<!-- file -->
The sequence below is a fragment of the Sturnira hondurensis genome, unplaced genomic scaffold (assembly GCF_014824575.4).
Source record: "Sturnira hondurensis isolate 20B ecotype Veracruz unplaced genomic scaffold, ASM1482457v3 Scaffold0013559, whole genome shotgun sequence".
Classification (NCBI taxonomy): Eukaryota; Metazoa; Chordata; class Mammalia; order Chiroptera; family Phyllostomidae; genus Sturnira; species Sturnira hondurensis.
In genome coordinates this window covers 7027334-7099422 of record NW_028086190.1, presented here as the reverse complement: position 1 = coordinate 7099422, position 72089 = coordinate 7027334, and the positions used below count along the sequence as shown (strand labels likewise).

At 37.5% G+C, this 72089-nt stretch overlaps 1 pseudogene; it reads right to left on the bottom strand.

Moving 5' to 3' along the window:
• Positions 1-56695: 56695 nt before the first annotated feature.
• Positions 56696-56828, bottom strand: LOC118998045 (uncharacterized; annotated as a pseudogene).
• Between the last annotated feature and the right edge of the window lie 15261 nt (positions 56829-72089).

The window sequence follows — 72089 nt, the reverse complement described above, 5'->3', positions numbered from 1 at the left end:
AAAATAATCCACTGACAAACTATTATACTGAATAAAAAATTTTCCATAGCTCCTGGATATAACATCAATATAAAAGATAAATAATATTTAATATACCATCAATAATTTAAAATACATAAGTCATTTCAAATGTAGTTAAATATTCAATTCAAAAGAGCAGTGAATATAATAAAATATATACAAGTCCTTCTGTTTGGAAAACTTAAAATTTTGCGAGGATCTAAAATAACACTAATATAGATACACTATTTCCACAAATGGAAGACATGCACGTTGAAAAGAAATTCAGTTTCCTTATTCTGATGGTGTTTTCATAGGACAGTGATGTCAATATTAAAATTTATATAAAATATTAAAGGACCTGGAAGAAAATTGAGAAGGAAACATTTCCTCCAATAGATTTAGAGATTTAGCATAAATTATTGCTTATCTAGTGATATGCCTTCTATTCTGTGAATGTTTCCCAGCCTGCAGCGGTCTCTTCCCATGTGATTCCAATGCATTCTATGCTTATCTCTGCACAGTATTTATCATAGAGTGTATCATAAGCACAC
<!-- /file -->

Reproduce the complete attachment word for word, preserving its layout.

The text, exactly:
The sequence below is a fragment of the Sturnira hondurensis genome, unplaced genomic scaffold (assembly GCF_014824575.4).
Source record: "Sturnira hondurensis isolate 20B ecotype Veracruz unplaced genomic scaffold, ASM1482457v3 Scaffold0013559, whole genome shotgun sequence".
Classification (NCBI taxonomy): Eukaryota; Metazoa; Chordata; class Mammalia; order Chiroptera; family Phyllostomidae; genus Sturnira; species Sturnira hondurensis.
In genome coordinates this window covers 7027334-7099422 of record NW_028086190.1, presented here as the reverse complement: position 1 = coordinate 7099422, position 72089 = coordinate 7027334, and the positions used below count along the sequence as shown (strand labels likewise).

At 37.5% G+C, this 72089-nt stretch overlaps 1 pseudogene; it reads right to left on the bottom strand.

Moving 5' to 3' along the window:
• Positions 1-56695: 56695 nt before the first annotated feature.
• Positions 56696-56828, bottom strand: LOC118998045 (uncharacterized; annotated as a pseudogene).
• Between the last annotated feature and the right edge of the window lie 15261 nt (positions 56829-72089).

The window sequence follows — 72089 nt, the reverse complement described above, 5'->3', positions numbered from 1 at the left end:
AAAATAATCCACTGACAAACTATTATACTGAATAAAAAATTTTCCATAGCTCCTGGATATAACATCAATATAAAAGATAAATAATATTTAATATACCATCAATAATTTAAAATACATAAGTCATTTCAAATGTAGTTAAATATTCAATTCAAAAGAGCAGTGAATATAATAAAATATATACAAGTCCTTCTGTTTGGAAAACTTAAAATTTTGCGAGGATCTAAAATAACACTAATATAGATACACTATTTCCACAAATGGAAGACATGCACGTTGAAAAGAAATTCAGTTTCCTTATTCTGATGGTGTTTTCATAGGACAGTGATGTCAATATTAAAATTTATATAAAATATTAAAGGACCTGGAAGAAAATTGAGAAGGAAACATTTCCTCCAATAGATTTAGAGATTTAGCATAAATTATTGCTTATCTAGTGATATGCCTTCTATTCTGTGAATGTTTCCCAGCCTGCAGCGGTCTCTTCCCATGTGATTCCAATGCATTCTATGCTTATCTCTGCACAGTATTTATCATAGAGTGTATCATAAGCACAC